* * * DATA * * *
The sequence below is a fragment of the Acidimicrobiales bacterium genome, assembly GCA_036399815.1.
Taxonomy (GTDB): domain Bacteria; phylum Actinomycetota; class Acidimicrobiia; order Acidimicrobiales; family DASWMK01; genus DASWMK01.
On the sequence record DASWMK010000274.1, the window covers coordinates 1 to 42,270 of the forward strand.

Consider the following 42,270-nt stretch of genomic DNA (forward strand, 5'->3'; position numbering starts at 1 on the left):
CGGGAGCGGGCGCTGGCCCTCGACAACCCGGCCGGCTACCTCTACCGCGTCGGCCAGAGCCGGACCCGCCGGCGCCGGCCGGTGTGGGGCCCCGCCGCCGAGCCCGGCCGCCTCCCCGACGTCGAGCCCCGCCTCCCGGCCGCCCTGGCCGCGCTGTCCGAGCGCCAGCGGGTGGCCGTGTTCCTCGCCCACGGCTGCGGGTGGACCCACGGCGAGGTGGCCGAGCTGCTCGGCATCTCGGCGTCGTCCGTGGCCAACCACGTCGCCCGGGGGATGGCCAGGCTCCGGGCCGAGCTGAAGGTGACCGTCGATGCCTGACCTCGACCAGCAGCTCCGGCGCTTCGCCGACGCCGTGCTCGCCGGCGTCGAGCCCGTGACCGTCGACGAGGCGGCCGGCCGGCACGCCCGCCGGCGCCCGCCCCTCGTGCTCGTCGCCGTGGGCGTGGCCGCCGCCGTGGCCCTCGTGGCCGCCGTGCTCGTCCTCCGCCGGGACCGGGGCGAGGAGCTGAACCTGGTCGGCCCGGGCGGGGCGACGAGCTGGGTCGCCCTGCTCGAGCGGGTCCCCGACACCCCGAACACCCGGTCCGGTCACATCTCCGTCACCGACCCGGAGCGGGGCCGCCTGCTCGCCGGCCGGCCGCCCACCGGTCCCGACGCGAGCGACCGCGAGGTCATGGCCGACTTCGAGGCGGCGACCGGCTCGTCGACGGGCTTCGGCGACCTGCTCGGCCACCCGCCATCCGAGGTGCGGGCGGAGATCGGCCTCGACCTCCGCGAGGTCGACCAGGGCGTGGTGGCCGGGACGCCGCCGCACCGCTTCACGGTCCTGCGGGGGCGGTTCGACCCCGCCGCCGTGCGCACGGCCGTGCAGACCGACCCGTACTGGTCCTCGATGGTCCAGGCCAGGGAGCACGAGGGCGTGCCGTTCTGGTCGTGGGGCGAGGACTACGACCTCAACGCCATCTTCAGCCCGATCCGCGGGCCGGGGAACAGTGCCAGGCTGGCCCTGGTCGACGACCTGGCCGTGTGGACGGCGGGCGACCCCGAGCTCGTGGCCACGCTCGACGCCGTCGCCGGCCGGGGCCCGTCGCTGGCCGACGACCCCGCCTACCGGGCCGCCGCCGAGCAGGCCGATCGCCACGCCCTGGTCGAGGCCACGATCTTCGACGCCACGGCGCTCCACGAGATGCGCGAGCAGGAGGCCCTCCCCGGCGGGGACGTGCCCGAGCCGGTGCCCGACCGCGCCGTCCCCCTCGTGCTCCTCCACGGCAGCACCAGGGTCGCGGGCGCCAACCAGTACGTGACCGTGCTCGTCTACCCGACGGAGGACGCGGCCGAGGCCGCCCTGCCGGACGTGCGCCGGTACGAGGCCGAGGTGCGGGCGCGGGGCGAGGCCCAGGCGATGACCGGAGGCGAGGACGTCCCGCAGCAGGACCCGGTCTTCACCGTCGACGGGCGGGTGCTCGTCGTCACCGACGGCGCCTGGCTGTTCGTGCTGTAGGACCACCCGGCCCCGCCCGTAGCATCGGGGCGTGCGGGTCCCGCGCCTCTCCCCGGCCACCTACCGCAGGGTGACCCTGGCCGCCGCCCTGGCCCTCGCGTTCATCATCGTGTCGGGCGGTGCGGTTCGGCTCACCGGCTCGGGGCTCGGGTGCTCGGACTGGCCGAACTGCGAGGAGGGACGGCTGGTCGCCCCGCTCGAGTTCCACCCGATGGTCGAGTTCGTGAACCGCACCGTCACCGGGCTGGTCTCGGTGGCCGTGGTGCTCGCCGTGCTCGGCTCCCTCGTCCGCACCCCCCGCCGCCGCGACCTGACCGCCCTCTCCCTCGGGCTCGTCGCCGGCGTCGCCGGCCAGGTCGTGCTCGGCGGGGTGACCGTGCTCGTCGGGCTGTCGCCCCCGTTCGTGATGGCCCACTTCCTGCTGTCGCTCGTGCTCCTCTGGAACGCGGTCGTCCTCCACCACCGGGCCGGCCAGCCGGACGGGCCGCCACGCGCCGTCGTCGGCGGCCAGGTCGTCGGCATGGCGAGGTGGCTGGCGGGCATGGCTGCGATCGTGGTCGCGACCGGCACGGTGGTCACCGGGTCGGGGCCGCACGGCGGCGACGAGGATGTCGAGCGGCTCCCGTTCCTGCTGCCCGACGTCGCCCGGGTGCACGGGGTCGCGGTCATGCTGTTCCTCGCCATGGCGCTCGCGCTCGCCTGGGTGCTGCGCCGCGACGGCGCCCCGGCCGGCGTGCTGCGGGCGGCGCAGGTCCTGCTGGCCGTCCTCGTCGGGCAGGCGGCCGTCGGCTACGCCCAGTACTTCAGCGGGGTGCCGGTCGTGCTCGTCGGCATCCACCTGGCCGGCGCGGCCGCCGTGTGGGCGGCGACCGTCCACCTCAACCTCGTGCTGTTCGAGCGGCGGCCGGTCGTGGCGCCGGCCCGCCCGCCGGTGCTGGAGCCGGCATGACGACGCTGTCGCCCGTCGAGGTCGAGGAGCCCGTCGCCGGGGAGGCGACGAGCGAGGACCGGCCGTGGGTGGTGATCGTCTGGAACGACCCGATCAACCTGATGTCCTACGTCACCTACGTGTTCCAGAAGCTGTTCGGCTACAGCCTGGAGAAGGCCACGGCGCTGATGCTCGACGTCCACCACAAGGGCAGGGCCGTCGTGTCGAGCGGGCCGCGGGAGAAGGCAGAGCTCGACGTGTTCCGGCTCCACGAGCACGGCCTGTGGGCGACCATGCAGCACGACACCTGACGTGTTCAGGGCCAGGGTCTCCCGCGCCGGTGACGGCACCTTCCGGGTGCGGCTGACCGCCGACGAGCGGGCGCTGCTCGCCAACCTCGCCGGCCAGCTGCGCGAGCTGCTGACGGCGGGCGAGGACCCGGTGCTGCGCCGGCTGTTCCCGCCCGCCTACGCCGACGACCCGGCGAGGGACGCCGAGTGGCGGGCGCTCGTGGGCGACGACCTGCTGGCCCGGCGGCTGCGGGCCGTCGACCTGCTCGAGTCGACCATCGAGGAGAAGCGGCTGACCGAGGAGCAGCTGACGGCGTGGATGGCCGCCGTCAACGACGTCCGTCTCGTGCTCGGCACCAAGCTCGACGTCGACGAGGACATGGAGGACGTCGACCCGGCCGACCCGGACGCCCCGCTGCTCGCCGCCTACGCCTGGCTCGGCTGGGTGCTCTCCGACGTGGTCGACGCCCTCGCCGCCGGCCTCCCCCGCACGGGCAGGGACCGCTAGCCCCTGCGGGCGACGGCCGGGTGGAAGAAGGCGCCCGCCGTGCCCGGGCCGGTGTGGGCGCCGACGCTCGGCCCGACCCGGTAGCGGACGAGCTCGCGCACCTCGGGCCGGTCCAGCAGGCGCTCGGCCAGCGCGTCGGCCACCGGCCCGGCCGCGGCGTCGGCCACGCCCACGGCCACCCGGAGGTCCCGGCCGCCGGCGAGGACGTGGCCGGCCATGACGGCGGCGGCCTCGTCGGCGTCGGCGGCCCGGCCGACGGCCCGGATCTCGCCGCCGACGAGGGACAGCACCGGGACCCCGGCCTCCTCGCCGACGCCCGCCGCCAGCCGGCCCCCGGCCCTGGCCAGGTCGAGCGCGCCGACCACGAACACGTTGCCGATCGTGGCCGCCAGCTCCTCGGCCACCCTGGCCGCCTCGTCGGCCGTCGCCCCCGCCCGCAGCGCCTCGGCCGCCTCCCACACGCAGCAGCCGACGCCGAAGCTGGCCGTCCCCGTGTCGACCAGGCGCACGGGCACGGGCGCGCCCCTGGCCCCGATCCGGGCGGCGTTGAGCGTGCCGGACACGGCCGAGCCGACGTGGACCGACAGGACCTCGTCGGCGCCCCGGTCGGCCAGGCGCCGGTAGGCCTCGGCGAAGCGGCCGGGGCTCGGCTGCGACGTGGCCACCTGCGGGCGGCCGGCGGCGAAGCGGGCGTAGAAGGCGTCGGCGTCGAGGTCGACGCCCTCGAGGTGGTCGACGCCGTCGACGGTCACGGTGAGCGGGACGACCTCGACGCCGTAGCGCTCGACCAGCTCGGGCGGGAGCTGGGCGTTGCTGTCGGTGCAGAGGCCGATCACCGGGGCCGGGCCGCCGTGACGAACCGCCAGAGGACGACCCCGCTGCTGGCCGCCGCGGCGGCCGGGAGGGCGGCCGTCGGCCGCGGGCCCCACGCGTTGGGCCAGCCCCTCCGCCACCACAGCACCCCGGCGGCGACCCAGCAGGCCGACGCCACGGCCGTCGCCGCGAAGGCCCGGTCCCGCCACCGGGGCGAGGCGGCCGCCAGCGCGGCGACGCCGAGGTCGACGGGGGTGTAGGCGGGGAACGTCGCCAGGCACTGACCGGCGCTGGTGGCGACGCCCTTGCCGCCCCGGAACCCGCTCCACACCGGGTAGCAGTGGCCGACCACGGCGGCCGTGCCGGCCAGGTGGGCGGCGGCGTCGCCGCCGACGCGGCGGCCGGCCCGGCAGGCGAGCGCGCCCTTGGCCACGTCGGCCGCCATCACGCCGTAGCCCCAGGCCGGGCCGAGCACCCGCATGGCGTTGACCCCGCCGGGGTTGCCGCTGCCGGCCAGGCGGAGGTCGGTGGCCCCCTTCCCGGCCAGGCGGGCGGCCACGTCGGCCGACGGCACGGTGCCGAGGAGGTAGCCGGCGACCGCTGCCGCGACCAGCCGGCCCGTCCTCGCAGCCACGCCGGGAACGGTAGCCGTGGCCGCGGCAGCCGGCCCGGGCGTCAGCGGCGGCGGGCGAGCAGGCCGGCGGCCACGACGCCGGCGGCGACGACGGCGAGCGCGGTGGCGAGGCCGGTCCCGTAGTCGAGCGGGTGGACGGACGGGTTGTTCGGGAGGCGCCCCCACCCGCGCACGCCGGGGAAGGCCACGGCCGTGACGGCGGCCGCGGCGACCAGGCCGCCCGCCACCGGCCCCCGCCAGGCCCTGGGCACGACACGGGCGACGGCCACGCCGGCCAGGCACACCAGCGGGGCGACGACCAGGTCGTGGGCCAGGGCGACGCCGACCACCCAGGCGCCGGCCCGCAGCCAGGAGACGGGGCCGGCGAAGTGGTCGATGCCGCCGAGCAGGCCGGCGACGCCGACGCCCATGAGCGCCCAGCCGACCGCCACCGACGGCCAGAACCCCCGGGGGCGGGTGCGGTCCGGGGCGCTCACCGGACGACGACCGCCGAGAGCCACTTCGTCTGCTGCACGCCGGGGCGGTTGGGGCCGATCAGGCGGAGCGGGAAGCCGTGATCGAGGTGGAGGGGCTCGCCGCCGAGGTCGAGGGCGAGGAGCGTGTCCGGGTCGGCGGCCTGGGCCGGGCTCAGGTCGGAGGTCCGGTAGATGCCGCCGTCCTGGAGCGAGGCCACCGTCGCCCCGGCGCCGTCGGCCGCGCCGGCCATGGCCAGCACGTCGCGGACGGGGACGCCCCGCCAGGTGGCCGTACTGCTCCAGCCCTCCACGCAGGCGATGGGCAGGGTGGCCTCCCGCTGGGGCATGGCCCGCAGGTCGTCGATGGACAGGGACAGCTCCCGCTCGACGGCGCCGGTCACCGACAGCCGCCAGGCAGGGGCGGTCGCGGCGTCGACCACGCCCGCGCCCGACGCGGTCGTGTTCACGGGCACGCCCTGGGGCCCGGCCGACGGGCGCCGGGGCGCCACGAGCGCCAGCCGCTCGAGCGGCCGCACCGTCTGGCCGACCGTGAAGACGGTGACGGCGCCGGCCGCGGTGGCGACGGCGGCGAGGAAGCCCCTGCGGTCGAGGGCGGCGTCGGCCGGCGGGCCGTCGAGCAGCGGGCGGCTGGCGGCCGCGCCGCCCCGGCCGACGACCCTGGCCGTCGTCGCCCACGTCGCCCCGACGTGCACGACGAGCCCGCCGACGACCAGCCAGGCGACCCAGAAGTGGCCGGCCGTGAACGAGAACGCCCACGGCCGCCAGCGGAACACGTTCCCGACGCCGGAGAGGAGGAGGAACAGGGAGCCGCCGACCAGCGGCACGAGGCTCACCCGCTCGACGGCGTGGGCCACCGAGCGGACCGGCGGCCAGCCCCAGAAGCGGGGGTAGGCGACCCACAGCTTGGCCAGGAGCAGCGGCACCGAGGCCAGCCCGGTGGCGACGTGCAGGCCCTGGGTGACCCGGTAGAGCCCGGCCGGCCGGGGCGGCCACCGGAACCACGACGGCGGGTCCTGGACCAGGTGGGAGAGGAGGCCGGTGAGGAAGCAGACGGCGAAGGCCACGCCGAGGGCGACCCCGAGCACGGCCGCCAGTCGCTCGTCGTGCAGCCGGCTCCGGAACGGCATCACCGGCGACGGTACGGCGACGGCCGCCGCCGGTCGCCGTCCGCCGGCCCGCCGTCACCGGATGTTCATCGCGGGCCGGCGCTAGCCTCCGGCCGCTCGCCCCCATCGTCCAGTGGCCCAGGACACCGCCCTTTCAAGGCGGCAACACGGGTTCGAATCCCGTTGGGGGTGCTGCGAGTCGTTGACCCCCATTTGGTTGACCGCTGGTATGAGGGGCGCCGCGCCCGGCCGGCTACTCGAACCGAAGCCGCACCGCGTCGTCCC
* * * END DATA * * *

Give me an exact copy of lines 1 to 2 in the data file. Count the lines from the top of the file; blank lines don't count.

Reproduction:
The sequence below is a fragment of the Acidimicrobiales bacterium genome, assembly GCA_036399815.1.
Taxonomy (GTDB): domain Bacteria; phylum Actinomycetota; class Acidimicrobiia; order Acidimicrobiales; family DASWMK01; genus DASWMK01.